Relating aerosol absorption due to soot, organic carbon, and dust to emission sources determined from in-situ chemical measurements 1Department of Chemistry and Biochemistry, University of California San Diego, La Jolla, California, USA
17 Sep 2013
2Scripps Institution of Oceanography, University of California San Diego, La Jolla, California, USA
3Atmospheric Science and Global Change Division, Pacific Northwest National Laboratory, Richland, Washington, USA
*now at: Departamento de Física Aplicada, Universidad de Granada, Granada, Spain
Received: 15 Dec 2012 – Published in Atmos. Chem. Phys. Discuss.: 06 Feb 2013Abstract. Estimating the aerosol contribution to the global or regional radiative
forcing can take advantage of the relationship between the spectral aerosol
optical properties and the size and chemical composition of aerosol. Long
term global optical measurements from observational networks or satellites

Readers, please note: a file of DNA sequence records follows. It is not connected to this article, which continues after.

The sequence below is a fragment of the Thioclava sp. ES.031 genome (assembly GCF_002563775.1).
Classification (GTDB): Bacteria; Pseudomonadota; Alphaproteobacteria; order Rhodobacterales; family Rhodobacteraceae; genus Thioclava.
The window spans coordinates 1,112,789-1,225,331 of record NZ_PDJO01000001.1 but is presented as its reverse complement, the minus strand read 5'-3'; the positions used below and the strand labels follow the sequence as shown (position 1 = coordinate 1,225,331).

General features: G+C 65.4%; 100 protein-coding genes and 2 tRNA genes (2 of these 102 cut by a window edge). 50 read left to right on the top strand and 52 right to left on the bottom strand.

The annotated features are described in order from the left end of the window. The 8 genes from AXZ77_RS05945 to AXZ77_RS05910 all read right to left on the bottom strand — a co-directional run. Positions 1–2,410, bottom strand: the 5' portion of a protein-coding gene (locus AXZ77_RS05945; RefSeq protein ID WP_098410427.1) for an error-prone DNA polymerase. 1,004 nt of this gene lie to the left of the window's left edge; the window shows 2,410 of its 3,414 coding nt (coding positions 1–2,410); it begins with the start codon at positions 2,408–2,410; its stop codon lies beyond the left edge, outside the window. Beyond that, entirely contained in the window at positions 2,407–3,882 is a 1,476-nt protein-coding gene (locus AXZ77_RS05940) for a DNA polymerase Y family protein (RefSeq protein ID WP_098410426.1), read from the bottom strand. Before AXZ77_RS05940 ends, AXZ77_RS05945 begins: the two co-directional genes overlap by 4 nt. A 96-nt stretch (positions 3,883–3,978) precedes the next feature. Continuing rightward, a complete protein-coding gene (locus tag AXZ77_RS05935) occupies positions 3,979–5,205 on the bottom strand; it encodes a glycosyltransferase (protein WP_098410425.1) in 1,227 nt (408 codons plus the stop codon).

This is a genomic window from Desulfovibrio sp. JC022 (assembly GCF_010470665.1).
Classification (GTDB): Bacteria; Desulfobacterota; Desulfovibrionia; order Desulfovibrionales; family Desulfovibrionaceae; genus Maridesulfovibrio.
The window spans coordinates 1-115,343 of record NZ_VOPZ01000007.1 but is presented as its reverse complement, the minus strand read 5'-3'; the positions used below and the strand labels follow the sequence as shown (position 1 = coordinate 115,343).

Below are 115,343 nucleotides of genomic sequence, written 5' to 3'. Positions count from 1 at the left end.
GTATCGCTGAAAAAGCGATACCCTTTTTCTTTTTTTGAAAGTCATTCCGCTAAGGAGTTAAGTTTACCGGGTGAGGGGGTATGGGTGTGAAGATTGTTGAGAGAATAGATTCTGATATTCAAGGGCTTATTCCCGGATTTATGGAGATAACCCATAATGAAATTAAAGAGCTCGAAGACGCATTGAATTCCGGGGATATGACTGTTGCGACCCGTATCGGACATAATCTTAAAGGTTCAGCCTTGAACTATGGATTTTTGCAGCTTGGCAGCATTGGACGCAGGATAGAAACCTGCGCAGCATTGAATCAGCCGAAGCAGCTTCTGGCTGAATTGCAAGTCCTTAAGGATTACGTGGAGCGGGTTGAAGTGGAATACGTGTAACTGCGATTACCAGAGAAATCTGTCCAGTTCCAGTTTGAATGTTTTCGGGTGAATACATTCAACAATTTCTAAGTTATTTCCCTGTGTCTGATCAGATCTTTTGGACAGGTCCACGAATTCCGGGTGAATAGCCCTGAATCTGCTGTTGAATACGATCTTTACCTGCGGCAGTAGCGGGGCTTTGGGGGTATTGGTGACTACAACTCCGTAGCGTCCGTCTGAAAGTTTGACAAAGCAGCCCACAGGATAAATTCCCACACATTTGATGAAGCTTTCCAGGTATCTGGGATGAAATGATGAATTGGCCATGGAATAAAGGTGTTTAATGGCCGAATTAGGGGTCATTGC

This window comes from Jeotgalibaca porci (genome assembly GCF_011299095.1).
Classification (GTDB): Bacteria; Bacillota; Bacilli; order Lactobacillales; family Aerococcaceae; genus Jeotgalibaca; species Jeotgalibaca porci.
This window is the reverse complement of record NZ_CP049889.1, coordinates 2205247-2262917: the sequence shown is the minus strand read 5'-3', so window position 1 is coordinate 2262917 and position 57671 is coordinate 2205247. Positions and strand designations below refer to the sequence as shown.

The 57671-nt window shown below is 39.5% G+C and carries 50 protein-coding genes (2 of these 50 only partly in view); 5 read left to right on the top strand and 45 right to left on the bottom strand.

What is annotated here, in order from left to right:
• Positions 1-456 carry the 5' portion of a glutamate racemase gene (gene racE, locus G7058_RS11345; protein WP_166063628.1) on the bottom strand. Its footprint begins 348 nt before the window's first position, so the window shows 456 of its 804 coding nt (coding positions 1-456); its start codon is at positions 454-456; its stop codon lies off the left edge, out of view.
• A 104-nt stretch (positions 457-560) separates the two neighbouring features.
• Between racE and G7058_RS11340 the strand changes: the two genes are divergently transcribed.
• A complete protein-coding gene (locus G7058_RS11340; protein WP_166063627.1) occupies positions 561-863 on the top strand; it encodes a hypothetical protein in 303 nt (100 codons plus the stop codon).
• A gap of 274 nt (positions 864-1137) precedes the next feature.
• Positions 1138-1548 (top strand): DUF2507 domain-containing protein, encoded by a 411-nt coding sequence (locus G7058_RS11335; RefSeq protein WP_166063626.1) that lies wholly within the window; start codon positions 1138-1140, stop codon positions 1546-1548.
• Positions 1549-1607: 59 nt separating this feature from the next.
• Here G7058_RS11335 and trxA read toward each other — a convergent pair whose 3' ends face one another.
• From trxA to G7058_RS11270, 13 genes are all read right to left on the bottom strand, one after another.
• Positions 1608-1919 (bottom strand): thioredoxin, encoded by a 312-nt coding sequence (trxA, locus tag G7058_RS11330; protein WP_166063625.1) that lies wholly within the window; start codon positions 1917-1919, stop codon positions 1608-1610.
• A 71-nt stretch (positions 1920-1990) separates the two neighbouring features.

can be used in such studies. Using in-situ chemical mixing state
measurements can help us to constrain the limitations of such estimates.
Revised: 24 Jul 2013 – Accepted: 09 Aug 2013 – Published: 17 Sep 2013
In this study, the Absorption Ångström Exponent (AAE) and the
Scattering Ångström Exponent (SAE) derived from 10 operational
AERONET sites in California are combined for deducing chemical speciation
based on wavelength dependence of the optical properties. In addition,
in-situ optical properties and single particle chemical composition measured
during three aircraft field campaigns in California between 2010 and 2011
are combined in order to validate the methodology used for the estimates of
aerosol chemistry using spectral optical properties.
Results from this study indicate a dominance of mixed types in the
classification leading to an underestimation of the primary sources, however
secondary sources are better classified. The distinction between
carbonaceous aerosols from fossil fuel and biomass burning origins is not
clear, since their optical properties are similar. On the other hand,
knowledge of the aerosol sources in California from chemical studies help to
identify other misclassification such as the dust contribution.
Citation: Cazorla, A., Bahadur, R., Suski, K. J., Cahill, J. F., Chand, D., Schmid, B., Ramanathan, V., and Prather, K. A.: Relating aerosol absorption due to soot, organic carbon, and dust to emission sources determined from in-situ chemical measurements, Atmos. Chem. Phys., 13, 9337-9350, doi:10.5194/acp-13-9337-2013, 2013.